On the other hand, Saudi Arabia’s migrant detention centers also become a point of interest when assessing the quality of human rights. Harsh conditions characterize these centers10. Migrants and asylum seekers often suffer prolonged and arbitrary detention without access to legal recourse. Detention conditions are appalling; inadequate food, poor water quality and lack of hygiene encourage the spread of disease. There are reports of abuses and deaths at the hands of detention center officials, which is a blatant violation of human rights.

In addition, the kafala system in place in Saudi Arabia also encourages the exploitation of migrant workers. Despite recent reforms, the system remains one of the strictest11, giving employers excessive control over the mobility and legal status of their migrant workers. This imbalance of power leads to situations of abuse, such as passport confiscation, wage delays and forced labor.

  • Women’s Rights and Guardianship System

Saudi women are violated and suffer significant discrimination, both in law and in practice

Despite the introduction of the Personal Status Law in 202212, Saudi women continue to suffer significant discrimination, both in law and in practice.  This law has codified male guardianship, formalizing a tradition that undermines women’s rights and perpetuates systemic inequalities across Saudi society.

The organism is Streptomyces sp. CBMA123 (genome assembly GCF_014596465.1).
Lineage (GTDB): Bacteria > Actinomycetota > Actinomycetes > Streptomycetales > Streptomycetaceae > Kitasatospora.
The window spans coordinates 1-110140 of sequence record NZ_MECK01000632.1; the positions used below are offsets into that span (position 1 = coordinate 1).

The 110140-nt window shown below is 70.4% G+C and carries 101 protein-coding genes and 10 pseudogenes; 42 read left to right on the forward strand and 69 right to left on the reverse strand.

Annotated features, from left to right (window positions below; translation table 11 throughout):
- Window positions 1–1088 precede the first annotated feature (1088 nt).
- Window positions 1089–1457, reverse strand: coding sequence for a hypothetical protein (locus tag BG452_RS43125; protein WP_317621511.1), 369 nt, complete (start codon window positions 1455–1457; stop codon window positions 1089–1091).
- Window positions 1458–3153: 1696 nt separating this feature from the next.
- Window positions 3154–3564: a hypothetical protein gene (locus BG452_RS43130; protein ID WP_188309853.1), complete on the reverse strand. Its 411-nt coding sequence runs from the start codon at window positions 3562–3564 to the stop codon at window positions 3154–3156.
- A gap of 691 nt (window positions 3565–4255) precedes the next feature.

Under the Personal Status Law, fathers are appointed guardians of their children by default. Mothers are still granted custody in the case of separation, but the child’s legal guardian is always the father’s role.  This law does not safeguard the interests of the child, and usually disregards them, limiting the mother’s role when it comes to making binding decisions in her children’s lives. Limiting the mother’s influence on their children’s social and economic well-being, disregarding her and her child’s rights.

The Law perpetuates gender discrimination13 when it comes to divorce. It limits a woman’s freedom to divorce, requiring must prove harm that makes continuation of the marriage impossible. This law is also ambiguous and does not specify what constitutes “harm” or what evidence is admissible, leaving the law up to the judge’s discretion.